|The Intentional Equestrian|
Friday, January 13, 2017
The Intentional Equestrian An Interview with Avadh Mathrani
“Horses are extremely honest beings.
They bring sincerity to the world that no human ever could.”
The Intentional Equestrian
An Interview with Avadh Mathrani
Archived Article: 1st Publication Going Gaited 2012
No duplication without permission
Avadh Mathrani is from Indore, India. As the chief proprietor of Tudo Cavalo Equine Solutions, Avadh keeps busy maintaining stables, staff, and horses. Established in 2008, Tudo Cavalo Equine Solutions has become an award-winning establishment as well as a fun place for equestrians to hang out.
I recently had the opportunity to interview Avadh. The subtle ques beneath the interview resonates with every horse-lover; earthiness, compassion, and the aroma of horses. He’s up late tonight answering my interview questions, thinking about being an intentional equestrian, and why he loves his horses so much.
GM: Avadh, you live in India. Where exactly in India?
AM: I’m originally from a place called Pune, which is this big metro a couple of hours from Bombay (Mumbai) but am currently based in Indore, which is a state of Madhya Pradesh (literally “Middle State”) right in the heart of the country. It’s not as big or as progressive as Pune, but opportunity knocked and there was no way I would have been able to afford in Pune the things I can over here, including the business.
GM: When did you begin riding?
AM: Wow… uhm… I started when I was 11. I never really liked horses to begin with – but my mother wanted to learn how to ride. In those days the only place was the National Defense Academy and the trip there took about an hour and a half. She didn’t want to do it alone, so she dragged me along. Then, a couple of months down the line, she had a fall and quit and for some reason, I just kept on going.
GM: Why do you love horses?
AM: Wow… that’s a tough one. They cost me thousands every month. I have to give up many, many luxuries so that I can have them. They make my home, clothes, and car smell like manure. There are a lot of reasons why I shouldn’t like them, really. But, seriously, horses have a certain honesty to them that you cannot find in people. Also, sometimes I feel like a bit of an artist – every horse needs a different shade of color and demands a varying stroke. Every horse I have ever known has had a story. I guess what makes me a such a sucker for punishment is the constant need to know that story, and every day I manage to piece together a little bit more of the never-ending puzzle that each animal presents. They are sort of like giant smelly rubix cubes.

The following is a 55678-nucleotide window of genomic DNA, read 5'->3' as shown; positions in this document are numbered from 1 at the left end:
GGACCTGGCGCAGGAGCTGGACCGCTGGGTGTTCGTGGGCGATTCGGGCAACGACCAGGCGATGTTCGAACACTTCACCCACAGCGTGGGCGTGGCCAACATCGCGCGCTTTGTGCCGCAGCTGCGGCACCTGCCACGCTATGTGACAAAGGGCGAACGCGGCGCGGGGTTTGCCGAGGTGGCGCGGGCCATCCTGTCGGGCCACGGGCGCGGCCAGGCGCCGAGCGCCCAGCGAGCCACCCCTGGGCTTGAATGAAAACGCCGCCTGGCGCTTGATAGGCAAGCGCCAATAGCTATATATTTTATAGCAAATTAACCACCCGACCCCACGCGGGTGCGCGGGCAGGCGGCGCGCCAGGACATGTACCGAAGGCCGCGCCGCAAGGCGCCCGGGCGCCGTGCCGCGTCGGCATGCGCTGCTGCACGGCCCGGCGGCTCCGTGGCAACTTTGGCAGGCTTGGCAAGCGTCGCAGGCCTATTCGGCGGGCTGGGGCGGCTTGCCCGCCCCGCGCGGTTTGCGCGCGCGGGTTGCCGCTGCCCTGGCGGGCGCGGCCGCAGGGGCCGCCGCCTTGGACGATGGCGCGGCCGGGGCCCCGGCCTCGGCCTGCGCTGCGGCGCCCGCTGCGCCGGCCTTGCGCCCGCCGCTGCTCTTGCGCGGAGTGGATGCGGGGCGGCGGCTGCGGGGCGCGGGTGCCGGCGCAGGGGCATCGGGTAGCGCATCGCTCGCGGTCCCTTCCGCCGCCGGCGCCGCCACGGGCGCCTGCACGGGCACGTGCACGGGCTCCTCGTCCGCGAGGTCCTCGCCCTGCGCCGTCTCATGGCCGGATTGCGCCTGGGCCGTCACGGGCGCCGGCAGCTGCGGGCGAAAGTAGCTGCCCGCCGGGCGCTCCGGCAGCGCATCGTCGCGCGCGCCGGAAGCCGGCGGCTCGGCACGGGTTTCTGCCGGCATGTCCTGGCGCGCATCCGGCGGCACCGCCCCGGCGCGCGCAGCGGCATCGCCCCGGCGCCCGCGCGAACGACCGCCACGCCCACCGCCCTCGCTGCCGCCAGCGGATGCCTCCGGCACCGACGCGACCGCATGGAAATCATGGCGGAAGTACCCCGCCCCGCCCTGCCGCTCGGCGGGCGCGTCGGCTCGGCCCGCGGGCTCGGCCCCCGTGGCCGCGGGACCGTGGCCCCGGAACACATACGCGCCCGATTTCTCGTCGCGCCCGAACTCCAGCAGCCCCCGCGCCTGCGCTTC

GM: How many horses do you have? Are they all Marwari?
AM: Currently, we have 15 horses here in Indore, all of which are riding school types. The centre is still under construction and we have a few more scattered around the country who will join us once we are finished with the process of building the place. None of my horses are Marwari. Everything is off the track or rescued thoroughbreds with the exception of one desi half bred pony.
GM: What do you feed your horses?
AM: Our horses get a pretty simple, but efficient diet. We very carefully map out and balance feed: work ratios and feed regimes are checked and changed (if necessary) once a week. Unfortunately, pasture is not very good here and land is limited. Our horses get a uniform 12 kgs of dry grass (read as: hay) which is usually Bermuda, or I think it is anyway. When the season permits, we supplement this with fresh Lucerne as well.
As for concentrates, we feed cooked barley, cooked corn and wheat bran. We throw in a few traditional herbal supplements to those who require it as well. We have just gotten ourselves a pressure cooker for the barley which does almost 50 kgs in just under three hours – before this we had to cook it for over 14 hours.
GM: Do you hobble your horses as is customary in India?
AM: We never ever hobble our horses, ever. When we go to events or competitions, we carry collapsible stables or have make-shift stalls built before we arrive. I don’t condone pastern tying under any circumstances -whether at home or at shows. I have never owned a pair of hobbles and any of my horses would probably go nuts if someone tried to put something like that on them.
GM: Do you have a favorite or special horse? What makes it special?
AM: That’s a tough one. My thoroughbred, Senor Tango, who died a couple of years ago, was by far my favorite. He was the most collected, calm, relaxed horse I have ever known. He had this ridiculous somber expression on his face and his “worry lines” seemed to be tattooed on. But, for the six odd years that I had him with me, he never once said “No” to any obstacle or backed down from anything. At his peak, that horse jumped close to six foot fences, and you could put a three year old on him right after. He was a hit with my riding students and did well in whatever we tried. Still, he never managed to get that worried expression off his face.